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Oz The Great And Powerful - Review

Oz: The Great & Powerful

Review by Rob Carnevale

IndieLondon Rating: 2 out of 5

SAM Raimi’s Oz The Great & Powerful always had a lot to live up to given the affection with which Victor Fleming’s 1939 movie is held and the presence of a brilliant rival prequel in Wicked.

But its failure to provide a truly memorable return to The Yellow Brick Road has more to do with current attitudes to blockbuster filmmaking than it does any misplaced reverence for Frank L Baum’s source material.

For Oz is more about technical spectacle than lasting emotional resonance, as well as the all-consuming need to create franchise potential.

It’s a shame as the idea had potential given that it focuses on how down-on-his-luck circus conman Oz (played by Raimi regular James Franco) first arrives in his namesake land and is immediately hailed as the wizard who will help defeat its people of a wicked witch.

Playing along, Oz subsequently finds himself caught in the middle of three beautiful sisters – good witch Glinda (Michelle Williams), scheming witch Evanora (Rachel Weisz) and misunderstood witch Theodora (Mila Kunis) – one of whom will emerge as his biggest enemy.

To be fair, Raimi’s film does look good and has fun playing around with a lot of the classic Oz iconography, with cameos and nods to long-held favourites.

But the fact that it also works best when trading on the known also highlights the many shortcomings in Mitchell Kapner and David Lindsay-Abaire’s script.

The story here is very slight and seems more interested in setting things up for potential sequels than it does really examining the motivations and feelings of the characters at play – Raimi himself has admitted that much of Weisz’s story didn’t make the cut due to time constraints (likewise Franco), which begs the question of why it still clocks in at over two hours when so little really happens.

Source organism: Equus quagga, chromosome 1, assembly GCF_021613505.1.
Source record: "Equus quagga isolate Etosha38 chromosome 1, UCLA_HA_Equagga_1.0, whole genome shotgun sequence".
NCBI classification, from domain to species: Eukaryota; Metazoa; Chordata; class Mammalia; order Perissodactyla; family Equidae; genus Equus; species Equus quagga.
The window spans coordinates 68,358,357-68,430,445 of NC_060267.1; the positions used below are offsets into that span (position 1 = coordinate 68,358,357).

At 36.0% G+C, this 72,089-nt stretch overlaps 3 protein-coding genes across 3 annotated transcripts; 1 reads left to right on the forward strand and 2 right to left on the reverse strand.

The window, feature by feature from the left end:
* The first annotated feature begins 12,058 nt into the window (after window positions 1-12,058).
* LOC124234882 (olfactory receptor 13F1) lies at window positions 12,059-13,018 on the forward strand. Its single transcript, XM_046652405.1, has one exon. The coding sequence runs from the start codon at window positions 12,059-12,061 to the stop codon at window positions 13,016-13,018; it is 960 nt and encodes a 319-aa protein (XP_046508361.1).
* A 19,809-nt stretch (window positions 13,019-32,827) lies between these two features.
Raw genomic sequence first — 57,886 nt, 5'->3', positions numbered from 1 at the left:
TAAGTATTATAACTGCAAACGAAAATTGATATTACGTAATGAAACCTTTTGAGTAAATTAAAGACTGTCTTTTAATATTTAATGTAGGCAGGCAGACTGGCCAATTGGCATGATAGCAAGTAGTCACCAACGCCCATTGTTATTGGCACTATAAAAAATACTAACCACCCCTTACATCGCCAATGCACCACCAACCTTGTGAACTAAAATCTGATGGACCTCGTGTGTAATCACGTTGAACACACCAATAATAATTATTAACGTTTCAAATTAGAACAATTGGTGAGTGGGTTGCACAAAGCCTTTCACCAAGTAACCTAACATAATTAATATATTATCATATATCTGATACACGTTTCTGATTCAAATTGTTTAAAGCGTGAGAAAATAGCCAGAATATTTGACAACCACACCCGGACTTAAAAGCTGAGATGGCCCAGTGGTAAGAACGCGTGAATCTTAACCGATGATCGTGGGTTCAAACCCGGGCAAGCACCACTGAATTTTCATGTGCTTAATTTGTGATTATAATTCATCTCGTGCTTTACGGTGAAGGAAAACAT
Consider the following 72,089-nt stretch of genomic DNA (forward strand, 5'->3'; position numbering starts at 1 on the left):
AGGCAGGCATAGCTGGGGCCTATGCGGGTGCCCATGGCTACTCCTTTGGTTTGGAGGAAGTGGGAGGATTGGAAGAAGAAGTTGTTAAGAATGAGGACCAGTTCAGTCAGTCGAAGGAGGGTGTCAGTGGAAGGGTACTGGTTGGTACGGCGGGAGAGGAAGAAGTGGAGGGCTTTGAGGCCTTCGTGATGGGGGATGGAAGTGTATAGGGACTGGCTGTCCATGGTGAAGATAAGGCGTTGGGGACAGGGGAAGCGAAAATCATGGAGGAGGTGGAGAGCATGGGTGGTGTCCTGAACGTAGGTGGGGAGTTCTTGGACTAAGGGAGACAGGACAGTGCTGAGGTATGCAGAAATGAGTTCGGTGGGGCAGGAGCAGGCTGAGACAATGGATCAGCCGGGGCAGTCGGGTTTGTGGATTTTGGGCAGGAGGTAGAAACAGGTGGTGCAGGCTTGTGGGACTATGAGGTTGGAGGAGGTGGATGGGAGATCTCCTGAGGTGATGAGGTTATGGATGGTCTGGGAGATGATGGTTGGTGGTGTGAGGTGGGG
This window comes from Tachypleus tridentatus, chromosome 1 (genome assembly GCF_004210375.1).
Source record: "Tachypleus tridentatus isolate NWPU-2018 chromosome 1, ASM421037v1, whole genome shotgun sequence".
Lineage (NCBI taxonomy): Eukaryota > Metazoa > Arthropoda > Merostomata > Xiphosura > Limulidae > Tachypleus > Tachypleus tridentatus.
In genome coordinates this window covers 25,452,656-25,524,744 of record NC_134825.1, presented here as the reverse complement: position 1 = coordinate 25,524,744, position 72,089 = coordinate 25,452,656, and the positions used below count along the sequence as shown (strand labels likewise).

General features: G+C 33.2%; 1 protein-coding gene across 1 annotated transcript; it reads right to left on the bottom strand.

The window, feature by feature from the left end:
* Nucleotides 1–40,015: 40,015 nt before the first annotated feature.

Hence, the inclusion of pointless and irritating characters such as Tony Cox’s attitude-spewing Knuck comes at the expense of Weisz, in particular, and to a lesser extent Kunis, who impresses for the most part but isn’t given the time to flesh out her character despite being handed the film’s most dramatic arc.

Again, it says much about the film’s priorities that two of the most memorable characters are effects-based – the Zachary Braff voiced flying monkey and the Joey King voiced orphaned china doll.

The film’s main man Franco, meanwhile, often looks uncomfortable as Oz and not always convincing in what he is attempting to pull off.

Put together, therefore, Oz The Great & Powerful exists very much in the shadow of previous Oz incarnations and disappoints far more than it impresses.
And while younger target audiences may well be dazzled enough to return for future sequels, that doesn’t mean to say the film is worthy of their support… more that, like the central character of Oz himself, it’s content merely to put on a show designed with profit in mind rather than really offering anything heartfelt to stand the test of time.

Certificate: PG
Running time: 130mins
UK Release Date: March 8, 2013